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In the Moine thrust zone, Proterozoic (Moine) metasedimentary rocks of the Caledonian belt are carried over the foreland sequence of Archaean to Proterozoic (Lewisian) gneiss, upper Proterozoic (Torridonian) sandstones, and the unconformable sequence of Cambro-Ordovician shelf quartzites and limestones. The thrust structures occur on all scales, from minor duplex zones a few centimeters across to large thrust sheets on a kilometer scale. The thrust sequence is generally piggy-back; thus, the easternmost (highest level) thrust formed first. The thrust direction was toward N65°W ±10°.

The lower thrust sheets have produced folds by the stacking of imbricate slices, although in Eriboll on the north coast, buckle folds are common in the hanging wall and footwalls of minor thrusts. The higher thrust sheets contain buckle folds, which locally are sometimes large-scale structures and generally oblique to thrust transport. This suggests that the buckle folds formed by differential movement, with the northern part of the thrust zone moving farthest to the west-northwest. Textural studies suggest that this movement in the north occurred at a slower rate, under more ductile conditions. Back thrusts and break-back faults developed at tip zones where the resistance to movement and/or fault propagation was high.

The amounts of displacement estimated from offsets of Lewisian structures are 35 to 45 km. Balanced cross sections in the region between Foinaven and Assynt show shortening values from 35 km+ to 55 km+. The Foinaven imbricates do not affect the lowest Cambrian strata or their basement; that is, the basement rocks must continue back some 55 km beneath the Moines, the distance equivalent to the restored middle to upper Cambrian. This implies that any crustal ramp to the Moine thrust zone must lie more than 55 km east of the present outcrop of the thrust. However, off the north coast of Scotland, deep seismic reflection profiles show moderately dipping reflections much farther to the northwest, and if these represent the crustal-scale ramp, this ramp must be offset by a major tear or transfer fault along the north Scottish coast.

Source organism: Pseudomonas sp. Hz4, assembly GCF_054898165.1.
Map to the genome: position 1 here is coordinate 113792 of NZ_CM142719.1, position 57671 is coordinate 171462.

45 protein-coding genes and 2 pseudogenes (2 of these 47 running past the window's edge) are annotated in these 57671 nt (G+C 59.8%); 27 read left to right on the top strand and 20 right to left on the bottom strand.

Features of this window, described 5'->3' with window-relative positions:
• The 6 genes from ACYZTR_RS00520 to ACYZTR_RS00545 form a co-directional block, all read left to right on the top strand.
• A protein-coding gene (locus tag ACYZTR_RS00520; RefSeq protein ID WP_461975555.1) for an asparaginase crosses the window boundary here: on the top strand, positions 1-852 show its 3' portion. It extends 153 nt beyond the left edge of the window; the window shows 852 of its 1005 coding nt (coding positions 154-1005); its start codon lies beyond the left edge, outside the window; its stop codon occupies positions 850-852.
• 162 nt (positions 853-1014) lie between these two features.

In the southern part of Assynt, in the central part of the thrust zone, there are several extensional fault systems as well as a late (extensional?) fault at the local base of the Moines that cuts across earlier thrust and extensional faults. These extensional movements suggest a gravity-spreading mechanism for some Caledonide thrusting.

The timing of thrusting can be bracketed by the 430-Ma age for the Borralan igneous intrusion, which predates most major thrust movements, and by the Devonian age of molasse deposits. It is difficult to find the driving mechanism for the Moine thrust at this time.

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